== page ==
Julia Orquera Bianco

Migration is a global phenomenon that is constantly affecting the configuration of cultures and histories worldwide. Massive movements of bodies create diasporic spaces where new identities are negotiated. As is the case of many families in Argentina, mine was formed mostly by immigrants. Geographical movement is a fundamental part of my lineage, a cycle I have renewed by my own geographical displacement, first to Mexico and later to the U.S.

The act of moving from my hometown in search of better opportunities, the experiences that migration brought to my life, the challenges they involved, and the resources that I had to put into action, gave me a deeper understanding of myself and my lineage, through embracing the opportunity to bring solutions to the problems that presented to me by using strategies of survival similar to those that my grandparents used in the past. These strategies informed my art practice and helped me understand and transform complex situations into new meanings and to create objects, installations and time-based media that speak about the relationship between memory, migration and the construct of an identity that is constantly in motion, influenced by the past but re-contextualized and impacted by the present and the place.

I approach migration by examining this phenomenon as a corporeal and embodied one. I address this issue from two different but complementary sides: sculptural objects/installations and video performance. This approach is fundamentally connected with the idea of a body in context, a body that experiences migration. For this, understanding the place that craft and labor played in the history of my family, seen through the lens of everyday life, and in my life experience as a migrant, deeply impacted and expanded my current practice. My work is mostly process-based, being the time aspect and the physicality of both craft and labor a fundamental part of it.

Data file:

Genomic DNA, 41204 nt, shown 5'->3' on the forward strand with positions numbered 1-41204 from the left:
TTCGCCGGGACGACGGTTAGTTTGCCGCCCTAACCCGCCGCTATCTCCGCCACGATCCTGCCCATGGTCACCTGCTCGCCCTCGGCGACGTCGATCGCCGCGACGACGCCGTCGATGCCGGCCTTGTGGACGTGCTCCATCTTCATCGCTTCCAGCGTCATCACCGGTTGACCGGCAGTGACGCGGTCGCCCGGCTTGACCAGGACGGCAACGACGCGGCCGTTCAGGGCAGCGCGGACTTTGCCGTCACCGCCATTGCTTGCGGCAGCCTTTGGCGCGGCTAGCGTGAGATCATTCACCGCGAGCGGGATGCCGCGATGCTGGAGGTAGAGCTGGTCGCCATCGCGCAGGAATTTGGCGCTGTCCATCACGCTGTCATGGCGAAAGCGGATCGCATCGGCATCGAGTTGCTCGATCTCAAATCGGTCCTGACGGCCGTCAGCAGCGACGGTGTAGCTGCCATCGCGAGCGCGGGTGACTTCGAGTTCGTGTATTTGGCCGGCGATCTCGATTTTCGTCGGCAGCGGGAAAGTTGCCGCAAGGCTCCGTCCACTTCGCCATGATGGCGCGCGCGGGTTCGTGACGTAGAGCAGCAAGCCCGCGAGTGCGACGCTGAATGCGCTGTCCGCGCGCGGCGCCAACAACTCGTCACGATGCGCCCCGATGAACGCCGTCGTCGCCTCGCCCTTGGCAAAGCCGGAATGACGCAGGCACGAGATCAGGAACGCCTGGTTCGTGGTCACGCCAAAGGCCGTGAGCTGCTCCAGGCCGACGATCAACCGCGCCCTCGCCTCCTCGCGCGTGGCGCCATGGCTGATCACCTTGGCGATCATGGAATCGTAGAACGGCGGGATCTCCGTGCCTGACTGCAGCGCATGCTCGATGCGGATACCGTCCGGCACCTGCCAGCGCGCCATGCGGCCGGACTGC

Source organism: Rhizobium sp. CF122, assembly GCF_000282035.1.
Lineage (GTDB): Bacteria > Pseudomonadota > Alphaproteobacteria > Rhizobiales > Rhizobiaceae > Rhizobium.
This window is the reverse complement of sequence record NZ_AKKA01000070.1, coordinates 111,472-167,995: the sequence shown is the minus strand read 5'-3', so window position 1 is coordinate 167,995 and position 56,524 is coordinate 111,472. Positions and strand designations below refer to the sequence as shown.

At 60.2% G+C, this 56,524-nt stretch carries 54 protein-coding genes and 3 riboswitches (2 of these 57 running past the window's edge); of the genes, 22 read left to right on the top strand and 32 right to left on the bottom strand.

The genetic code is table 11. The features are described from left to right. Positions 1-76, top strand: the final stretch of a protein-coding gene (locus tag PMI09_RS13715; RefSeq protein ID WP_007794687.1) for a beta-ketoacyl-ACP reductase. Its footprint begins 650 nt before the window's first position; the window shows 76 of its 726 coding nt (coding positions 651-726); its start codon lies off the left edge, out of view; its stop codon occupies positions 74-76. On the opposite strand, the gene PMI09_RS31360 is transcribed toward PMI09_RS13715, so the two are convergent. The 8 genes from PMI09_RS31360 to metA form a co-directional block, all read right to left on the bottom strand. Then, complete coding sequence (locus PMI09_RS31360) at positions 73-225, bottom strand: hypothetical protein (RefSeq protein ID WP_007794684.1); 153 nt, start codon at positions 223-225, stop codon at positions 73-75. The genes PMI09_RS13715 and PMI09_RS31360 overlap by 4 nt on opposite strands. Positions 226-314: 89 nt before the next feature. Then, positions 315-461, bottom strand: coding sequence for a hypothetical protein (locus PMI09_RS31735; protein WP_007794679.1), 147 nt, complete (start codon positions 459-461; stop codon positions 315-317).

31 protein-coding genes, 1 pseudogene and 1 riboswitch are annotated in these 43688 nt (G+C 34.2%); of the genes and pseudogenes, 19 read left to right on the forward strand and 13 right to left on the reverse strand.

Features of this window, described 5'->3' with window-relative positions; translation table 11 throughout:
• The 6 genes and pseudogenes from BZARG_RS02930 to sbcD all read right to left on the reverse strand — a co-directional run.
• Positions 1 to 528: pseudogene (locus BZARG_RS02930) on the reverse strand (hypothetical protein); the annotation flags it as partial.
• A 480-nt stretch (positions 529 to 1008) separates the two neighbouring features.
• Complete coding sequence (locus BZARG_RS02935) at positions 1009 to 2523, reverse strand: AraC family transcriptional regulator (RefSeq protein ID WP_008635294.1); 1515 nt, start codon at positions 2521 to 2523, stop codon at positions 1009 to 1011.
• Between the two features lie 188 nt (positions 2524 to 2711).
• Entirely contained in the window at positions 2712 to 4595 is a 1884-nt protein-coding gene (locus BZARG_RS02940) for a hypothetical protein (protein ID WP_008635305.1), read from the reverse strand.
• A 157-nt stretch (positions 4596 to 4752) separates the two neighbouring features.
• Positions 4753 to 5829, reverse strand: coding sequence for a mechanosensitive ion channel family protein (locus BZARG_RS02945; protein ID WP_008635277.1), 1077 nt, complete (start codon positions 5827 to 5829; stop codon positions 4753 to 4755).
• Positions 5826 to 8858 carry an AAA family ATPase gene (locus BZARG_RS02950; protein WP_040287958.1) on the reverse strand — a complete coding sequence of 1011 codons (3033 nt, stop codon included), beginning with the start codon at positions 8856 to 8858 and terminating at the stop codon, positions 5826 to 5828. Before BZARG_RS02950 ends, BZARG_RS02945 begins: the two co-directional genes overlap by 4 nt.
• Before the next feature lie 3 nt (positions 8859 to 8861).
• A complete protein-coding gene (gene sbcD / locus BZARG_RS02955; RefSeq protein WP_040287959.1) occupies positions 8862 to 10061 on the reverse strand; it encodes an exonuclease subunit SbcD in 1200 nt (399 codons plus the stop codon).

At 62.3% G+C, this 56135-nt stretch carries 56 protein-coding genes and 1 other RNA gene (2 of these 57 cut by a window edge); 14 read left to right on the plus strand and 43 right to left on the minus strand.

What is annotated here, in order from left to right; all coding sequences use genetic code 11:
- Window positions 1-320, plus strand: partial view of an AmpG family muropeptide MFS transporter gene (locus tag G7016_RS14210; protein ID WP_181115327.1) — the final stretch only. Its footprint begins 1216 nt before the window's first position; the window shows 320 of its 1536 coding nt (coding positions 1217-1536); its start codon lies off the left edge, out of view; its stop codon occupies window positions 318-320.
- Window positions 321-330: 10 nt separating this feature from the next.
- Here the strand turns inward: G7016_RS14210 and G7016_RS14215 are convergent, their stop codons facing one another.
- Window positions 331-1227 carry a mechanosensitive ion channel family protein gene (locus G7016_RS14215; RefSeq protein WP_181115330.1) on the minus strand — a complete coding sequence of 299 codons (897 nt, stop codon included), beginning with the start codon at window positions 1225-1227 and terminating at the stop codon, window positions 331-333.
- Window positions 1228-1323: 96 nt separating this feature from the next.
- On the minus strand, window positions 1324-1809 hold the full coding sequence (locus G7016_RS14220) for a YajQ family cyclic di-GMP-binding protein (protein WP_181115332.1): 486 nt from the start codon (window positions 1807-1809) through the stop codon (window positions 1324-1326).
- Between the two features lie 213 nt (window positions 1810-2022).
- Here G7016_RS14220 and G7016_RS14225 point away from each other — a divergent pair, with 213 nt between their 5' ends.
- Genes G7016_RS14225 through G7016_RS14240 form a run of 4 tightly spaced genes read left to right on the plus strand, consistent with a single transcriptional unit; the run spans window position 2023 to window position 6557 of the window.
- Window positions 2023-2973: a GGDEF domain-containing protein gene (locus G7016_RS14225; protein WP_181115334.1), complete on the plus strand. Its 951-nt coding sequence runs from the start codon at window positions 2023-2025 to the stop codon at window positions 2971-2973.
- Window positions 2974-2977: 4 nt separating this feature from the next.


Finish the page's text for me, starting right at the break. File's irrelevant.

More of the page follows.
In my recent work, the idea of movement grew beyond that connected to geography: it became a way of transforming space – from foreign and individual to familiar and communal – through the act of dance. As a tradition initiated by my grandmother and later perpetuated by most of my relatives, dance has been something that my family learned and enacted together. For this reason, I am inspired to use dance as a tool to explore my own experience as a migrant in new spaces, using my dancing body as a direct, unmediated device.